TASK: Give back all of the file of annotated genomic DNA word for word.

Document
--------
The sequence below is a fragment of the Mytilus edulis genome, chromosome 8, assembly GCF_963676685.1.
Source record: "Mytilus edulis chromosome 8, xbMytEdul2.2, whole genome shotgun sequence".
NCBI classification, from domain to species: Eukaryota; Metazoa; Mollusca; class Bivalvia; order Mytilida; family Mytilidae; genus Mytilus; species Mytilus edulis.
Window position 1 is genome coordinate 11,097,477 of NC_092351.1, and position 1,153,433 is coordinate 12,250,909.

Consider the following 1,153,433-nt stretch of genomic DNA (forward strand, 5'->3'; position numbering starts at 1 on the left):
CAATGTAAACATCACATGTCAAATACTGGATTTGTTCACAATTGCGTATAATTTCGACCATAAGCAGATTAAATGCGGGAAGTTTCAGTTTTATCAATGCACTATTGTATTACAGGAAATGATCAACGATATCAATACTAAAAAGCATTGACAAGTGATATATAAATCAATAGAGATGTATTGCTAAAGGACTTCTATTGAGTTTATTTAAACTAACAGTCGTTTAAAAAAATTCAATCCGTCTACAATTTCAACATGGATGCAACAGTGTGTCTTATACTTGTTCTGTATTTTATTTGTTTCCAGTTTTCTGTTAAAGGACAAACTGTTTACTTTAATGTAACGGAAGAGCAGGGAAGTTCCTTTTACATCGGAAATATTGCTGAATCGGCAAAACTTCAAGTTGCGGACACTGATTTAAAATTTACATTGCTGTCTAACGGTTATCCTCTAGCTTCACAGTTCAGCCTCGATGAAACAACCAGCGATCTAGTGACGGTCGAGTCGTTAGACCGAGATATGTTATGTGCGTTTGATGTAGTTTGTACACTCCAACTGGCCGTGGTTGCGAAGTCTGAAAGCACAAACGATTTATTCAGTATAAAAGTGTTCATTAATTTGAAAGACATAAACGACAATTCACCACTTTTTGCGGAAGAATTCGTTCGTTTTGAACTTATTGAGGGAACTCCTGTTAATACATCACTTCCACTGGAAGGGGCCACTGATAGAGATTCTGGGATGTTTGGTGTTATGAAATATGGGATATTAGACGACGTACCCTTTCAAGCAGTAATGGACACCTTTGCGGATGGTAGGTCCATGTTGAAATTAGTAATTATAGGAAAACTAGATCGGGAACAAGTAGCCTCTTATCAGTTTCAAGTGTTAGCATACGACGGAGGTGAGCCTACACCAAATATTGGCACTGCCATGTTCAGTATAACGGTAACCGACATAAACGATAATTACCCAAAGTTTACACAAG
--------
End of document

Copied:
The sequence below is a fragment of the Mytilus edulis genome, chromosome 8, assembly GCF_963676685.1.
Source record: "Mytilus edulis chromosome 8, xbMytEdul2.2, whole genome shotgun sequence".
NCBI classification, from domain to species: Eukaryota; Metazoa; Mollusca; class Bivalvia; order Mytilida; family Mytilidae; genus Mytilus; species Mytilus edulis.
Window position 1 is genome coordinate 11,097,477 of NC_092351.1, and position 1,153,433 is coordinate 12,250,909.

Consider the following 1,153,433-nt stretch of genomic DNA (forward strand, 5'->3'; position numbering starts at 1 on the left):
CAATGTAAACATCACATGTCAAATACTGGATTTGTTCACAATTGCGTATAATTTCGACCATAAGCAGATTAAATGCGGGAAGTTTCAGTTTTATCAATGCACTATTGTATTACAGGAAATGATCAACGATATCAATACTAAAAAGCATTGACAAGTGATATATAAATCAATAGAGATGTATTGCTAAAGGACTTCTATTGAGTTTATTTAAACTAACAGTCGTTTAAAAAAATTCAATCCGTCTACAATTTCAACATGGATGCAACAGTGTGTCTTATACTTGTTCTGTATTTTATTTGTTTCCAGTTTTCTGTTAAAGGACAAACTGTTTACTTTAATGTAACGGAAGAGCAGGGAAGTTCCTTTTACATCGGAAATATTGCTGAATCGGCAAAACTTCAAGTTGCGGACACTGATTTAAAATTTACATTGCTGTCTAACGGTTATCCTCTAGCTTCACAGTTCAGCCTCGATGAAACAACCAGCGATCTAGTGACGGTCGAGTCGTTAGACCGAGATATGTTATGTGCGTTTGATGTAGTTTGTACACTCCAACTGGCCGTGGTTGCGAAGTCTGAAAGCACAAACGATTTATTCAGTATAAAAGTGTTCATTAATTTGAAAGACATAAACGACAATTCACCACTTTTTGCGGAAGAATTCGTTCGTTTTGAACTTATTGAGGGAACTCCTGTTAATACATCACTTCCACTGGAAGGGGCCACTGATAGAGATTCTGGGATGTTTGGTGTTATGAAATATGGGATATTAGACGACGTACCCTTTCAAGCAGTAATGGACACCTTTGCGGATGGTAGGTCCATGTTGAAATTAGTAATTATAGGAAAACTAGATCGGGAACAAGTAGCCTCTTATCAGTTTCAAGTGTTAGCATACGACGGAGGTGAGCCTACACCAAATATTGGCACTGCCATGTTCAGTATAACGGTAACCGACATAAACGATAATTACCCAAAGTTTACACAAG